Fluid dynamics plays an essential role in the paper manufacturing process. The quality of paper is affected by the turbulence properties in the headbox and jet. In this paper the structure of turbulence in the wall area of a two-dimensional converging channel is studied experimentally. The measurements are performed with Particle Image Velocimetry, which provides instantaneous two-dimensional velocity fields. The structure of turbulence is studied by analysing both instantaneous and time-mean velocity fields. As a result several kind of flow structures can be identified close to the channel walls. The most prominent are streamwise elongated structures, which manifest themselves as a spatial modulation of the streamwise velocity component. Substantial activity in the near-wall region is related to the mean-shear close to the surface. The mechanisms of the wall-turbulence are discussed in a short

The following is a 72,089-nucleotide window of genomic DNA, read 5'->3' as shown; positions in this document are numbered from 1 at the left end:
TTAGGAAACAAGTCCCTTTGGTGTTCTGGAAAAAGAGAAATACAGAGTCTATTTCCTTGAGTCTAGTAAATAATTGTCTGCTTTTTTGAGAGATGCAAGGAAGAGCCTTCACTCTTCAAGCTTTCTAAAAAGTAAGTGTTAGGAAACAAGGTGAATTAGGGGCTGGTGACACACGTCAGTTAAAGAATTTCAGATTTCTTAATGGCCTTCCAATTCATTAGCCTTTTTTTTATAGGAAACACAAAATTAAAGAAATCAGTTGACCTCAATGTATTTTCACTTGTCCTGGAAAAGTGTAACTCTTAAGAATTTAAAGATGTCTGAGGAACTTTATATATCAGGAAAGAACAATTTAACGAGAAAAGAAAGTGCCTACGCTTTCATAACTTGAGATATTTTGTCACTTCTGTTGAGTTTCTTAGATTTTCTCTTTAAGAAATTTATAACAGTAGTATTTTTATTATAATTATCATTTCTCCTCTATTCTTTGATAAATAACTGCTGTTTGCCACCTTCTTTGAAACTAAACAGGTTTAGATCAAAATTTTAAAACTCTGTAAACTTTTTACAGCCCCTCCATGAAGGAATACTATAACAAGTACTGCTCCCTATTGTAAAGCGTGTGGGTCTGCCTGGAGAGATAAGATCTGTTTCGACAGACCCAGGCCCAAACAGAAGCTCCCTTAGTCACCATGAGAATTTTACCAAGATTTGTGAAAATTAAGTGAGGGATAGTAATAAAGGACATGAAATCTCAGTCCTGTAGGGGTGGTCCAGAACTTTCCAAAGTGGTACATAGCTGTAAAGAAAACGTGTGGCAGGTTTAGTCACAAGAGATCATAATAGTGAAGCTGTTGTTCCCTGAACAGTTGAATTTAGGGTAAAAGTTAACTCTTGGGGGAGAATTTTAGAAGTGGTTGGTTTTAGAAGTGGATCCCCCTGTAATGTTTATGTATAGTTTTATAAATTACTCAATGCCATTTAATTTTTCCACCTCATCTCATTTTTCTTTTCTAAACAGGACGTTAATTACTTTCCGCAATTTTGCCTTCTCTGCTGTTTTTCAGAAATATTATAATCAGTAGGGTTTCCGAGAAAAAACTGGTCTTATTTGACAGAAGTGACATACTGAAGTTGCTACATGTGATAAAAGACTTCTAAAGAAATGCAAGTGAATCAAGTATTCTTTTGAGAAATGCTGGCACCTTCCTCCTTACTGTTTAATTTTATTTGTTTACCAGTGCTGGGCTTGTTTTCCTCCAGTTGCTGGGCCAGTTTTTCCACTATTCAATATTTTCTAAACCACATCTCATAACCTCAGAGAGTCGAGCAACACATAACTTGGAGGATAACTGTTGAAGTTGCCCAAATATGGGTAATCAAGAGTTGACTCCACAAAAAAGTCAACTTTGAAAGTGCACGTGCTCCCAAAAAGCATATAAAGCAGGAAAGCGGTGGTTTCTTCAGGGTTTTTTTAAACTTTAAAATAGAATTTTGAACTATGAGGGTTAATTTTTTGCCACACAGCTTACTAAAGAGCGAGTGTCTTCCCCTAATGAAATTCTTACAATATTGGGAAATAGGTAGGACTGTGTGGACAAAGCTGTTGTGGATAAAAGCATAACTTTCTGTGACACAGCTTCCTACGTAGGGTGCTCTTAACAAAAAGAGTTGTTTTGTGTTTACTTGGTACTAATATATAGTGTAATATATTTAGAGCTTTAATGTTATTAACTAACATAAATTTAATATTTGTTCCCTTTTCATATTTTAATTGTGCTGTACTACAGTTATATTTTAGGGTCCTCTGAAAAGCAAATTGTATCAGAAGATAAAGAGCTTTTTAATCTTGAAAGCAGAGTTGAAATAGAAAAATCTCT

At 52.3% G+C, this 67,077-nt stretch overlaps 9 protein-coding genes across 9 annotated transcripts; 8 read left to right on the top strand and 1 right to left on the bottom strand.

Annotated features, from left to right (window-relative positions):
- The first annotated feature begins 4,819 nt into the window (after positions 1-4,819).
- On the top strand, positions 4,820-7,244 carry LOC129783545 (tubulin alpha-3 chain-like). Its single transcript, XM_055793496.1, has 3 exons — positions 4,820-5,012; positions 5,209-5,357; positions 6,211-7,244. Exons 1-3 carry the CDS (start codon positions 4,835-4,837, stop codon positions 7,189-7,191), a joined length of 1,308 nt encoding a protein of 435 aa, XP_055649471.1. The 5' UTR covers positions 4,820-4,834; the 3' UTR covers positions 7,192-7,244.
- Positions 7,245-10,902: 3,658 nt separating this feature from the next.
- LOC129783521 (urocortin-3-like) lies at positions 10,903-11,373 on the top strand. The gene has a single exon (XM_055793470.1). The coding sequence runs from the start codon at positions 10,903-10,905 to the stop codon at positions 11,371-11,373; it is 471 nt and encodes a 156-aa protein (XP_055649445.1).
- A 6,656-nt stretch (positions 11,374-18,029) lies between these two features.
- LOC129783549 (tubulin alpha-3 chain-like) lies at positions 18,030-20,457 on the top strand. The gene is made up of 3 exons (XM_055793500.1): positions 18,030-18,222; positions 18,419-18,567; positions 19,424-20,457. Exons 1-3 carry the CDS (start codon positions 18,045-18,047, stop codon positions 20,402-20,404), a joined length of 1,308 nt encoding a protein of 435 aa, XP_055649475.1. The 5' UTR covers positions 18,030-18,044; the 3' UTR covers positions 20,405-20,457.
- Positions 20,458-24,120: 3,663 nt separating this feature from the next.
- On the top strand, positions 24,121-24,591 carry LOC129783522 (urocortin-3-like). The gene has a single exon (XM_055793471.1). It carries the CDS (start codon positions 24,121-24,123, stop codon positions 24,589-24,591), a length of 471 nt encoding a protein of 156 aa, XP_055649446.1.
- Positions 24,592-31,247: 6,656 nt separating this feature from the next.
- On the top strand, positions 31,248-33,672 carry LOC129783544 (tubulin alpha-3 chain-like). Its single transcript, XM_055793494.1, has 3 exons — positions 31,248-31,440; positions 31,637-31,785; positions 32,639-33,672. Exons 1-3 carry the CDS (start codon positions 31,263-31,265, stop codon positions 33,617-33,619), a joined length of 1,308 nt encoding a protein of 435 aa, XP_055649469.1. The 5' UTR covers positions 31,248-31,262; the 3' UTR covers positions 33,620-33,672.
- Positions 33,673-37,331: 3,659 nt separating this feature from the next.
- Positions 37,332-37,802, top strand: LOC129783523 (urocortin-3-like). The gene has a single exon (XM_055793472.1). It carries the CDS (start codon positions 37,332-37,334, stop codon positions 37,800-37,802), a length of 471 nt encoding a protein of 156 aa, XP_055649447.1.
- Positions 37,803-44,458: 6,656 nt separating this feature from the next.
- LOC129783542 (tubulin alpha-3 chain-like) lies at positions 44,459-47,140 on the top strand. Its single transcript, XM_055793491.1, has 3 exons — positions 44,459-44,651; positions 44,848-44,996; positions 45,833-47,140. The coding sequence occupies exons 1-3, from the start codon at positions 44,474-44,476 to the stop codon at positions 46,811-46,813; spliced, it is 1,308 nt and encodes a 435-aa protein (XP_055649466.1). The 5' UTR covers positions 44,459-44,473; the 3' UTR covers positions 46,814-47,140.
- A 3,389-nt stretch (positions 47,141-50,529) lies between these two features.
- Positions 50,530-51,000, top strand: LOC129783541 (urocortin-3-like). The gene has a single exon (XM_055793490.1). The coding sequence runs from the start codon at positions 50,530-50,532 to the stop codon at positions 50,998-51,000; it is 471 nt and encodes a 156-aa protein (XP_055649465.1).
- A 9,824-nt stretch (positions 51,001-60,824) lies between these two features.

review of the main concepts found in the literature. The results of this study are expected to improve the understanding of the significance of the headbox slice boundary layers in the paper-making process.